Due to this, there aren’t very many nutritional benefits that come from drinking almond milk aside from the fact that it is dairy and lactose-free.
All nutritional information listed below is provided by the United States Department of Agriculture.(3)
Per 1 cup (262 g)
- Protein – 1.55 g
- Total lipid (fat) – 2.88 g
- Carbohydrate, by difference – 1.52 g
- Calcium, Ca – 516 mg
Almond Milk vs. Dairy Milk
In comparison to dairy milk, most almond milk’s nutritional stats fall short.
According to the USDA, almond milk contains approximately 1 gram of protein per cup whilst dairy milk contains 8.(4)
Almond milk contains roughly 3 grams of total fat, compared to dairy milk’s 5 grams.
Based on this article from The Washington Post, the fats found in almond milk are entirely free of saturated and trans fats, whilst whole milk is full of saturated fats.(5)
Fat free milk and skim milk are a different story, as the nutrient values between these two and almond milk are comparable.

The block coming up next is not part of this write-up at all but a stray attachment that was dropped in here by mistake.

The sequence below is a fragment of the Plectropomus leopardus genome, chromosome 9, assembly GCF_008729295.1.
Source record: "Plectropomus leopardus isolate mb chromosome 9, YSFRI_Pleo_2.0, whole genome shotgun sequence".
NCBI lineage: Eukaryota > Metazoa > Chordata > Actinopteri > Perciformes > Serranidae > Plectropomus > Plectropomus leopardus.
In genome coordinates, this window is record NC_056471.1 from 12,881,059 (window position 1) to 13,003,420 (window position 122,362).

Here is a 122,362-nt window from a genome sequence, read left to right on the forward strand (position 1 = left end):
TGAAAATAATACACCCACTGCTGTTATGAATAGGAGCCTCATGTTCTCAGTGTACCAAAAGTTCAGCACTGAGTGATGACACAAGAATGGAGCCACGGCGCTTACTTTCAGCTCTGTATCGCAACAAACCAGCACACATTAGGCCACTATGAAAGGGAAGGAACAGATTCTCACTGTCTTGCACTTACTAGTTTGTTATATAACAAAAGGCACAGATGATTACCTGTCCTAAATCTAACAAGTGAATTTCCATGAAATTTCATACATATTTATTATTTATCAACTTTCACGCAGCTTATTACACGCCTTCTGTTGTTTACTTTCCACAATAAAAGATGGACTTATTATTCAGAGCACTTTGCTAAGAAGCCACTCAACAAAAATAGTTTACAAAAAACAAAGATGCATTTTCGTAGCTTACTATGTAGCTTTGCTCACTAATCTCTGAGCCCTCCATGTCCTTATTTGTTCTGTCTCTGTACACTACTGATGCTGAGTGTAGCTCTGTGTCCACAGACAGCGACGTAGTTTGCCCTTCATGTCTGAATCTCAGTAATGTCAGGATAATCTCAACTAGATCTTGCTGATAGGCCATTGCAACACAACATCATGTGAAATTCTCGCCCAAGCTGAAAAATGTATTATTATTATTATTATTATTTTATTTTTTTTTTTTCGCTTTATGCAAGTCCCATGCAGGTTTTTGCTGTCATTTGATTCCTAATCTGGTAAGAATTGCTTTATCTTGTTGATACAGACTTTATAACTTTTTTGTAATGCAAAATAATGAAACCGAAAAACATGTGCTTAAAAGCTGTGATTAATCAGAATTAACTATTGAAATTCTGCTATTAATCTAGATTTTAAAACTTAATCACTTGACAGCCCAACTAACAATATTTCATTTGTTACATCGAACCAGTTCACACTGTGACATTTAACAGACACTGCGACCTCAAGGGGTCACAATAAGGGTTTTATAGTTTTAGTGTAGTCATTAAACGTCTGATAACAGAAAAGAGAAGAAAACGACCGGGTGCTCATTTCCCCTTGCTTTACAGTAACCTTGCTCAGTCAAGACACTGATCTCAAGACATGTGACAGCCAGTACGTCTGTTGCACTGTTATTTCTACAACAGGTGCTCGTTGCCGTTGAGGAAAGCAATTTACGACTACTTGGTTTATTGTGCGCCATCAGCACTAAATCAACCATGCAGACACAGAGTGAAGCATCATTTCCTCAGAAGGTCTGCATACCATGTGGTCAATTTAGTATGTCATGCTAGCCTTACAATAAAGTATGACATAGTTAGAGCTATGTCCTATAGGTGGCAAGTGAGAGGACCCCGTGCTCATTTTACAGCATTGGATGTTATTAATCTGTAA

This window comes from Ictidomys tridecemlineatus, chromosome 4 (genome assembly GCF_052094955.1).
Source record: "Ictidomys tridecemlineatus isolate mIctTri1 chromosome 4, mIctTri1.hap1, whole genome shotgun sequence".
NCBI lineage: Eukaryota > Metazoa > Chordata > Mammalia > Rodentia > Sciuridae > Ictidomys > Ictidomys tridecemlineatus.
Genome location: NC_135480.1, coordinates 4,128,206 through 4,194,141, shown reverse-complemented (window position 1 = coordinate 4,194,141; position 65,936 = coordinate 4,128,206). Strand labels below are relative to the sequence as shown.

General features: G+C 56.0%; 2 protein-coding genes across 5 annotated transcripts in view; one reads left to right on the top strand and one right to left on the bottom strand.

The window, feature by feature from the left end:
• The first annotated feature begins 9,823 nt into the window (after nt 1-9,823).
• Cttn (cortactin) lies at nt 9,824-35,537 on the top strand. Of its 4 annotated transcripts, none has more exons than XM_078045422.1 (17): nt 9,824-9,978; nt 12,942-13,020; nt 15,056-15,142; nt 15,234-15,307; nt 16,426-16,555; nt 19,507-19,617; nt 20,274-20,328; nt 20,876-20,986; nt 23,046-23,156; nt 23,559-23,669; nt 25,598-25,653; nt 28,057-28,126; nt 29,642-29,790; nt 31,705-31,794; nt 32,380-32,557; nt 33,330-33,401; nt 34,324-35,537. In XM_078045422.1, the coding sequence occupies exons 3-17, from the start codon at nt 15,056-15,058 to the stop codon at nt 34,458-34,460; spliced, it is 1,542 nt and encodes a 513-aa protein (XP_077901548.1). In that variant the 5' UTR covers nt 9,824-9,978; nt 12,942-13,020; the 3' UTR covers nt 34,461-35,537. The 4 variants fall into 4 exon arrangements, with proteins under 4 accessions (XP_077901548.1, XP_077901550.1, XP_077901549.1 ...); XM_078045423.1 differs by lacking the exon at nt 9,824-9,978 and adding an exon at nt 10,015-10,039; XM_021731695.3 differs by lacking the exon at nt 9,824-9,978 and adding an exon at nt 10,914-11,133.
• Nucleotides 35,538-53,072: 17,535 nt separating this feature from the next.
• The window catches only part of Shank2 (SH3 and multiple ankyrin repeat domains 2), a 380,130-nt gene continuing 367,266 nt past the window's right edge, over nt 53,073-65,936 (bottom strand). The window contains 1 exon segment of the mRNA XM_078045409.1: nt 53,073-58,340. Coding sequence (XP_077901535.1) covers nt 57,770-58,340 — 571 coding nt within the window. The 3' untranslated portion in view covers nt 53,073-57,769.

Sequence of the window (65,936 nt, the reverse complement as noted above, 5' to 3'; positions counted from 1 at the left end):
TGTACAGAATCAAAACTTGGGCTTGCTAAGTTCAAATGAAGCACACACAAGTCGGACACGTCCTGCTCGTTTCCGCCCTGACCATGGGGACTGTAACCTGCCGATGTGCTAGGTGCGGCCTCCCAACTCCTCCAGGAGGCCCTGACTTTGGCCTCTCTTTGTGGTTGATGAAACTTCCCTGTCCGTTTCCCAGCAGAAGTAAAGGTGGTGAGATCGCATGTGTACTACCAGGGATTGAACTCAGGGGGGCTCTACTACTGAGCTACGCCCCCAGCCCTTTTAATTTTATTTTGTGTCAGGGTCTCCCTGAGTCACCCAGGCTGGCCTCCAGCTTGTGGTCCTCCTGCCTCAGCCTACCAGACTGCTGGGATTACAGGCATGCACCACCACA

The carbohydrate amounts for almond milk is lackluster when compared to regular dairy milk, with almond milk having about 1.5 grams of carbohydrates compared to dairy milk’s nearly 12 grams.
This is a pretty substantial difference in carbohydrates between the two, but the extra carbohydrates come at the expense of dairy, so it boils down to what the consumer would rather have.
The substantial difference in protein between almond milk and dairy milk caused some almond milk producing companies to offer calcium-fortified almond milk.
Calcium-fortified almond milk will match or surpass the calcium levels found in dairy milk, but that’s not an option for homemade almond milk.
Calcium-fortified almond milk also contains more levels of vitamins B12, A, D, and E than found in dairy milk, which again is not an option for homemade almond milk.
Almond Milk vs. Almonds
When comparing almond milk and almonds, most would think that almond milk would be healthier since it is combining almonds with other nutrient-rich substances.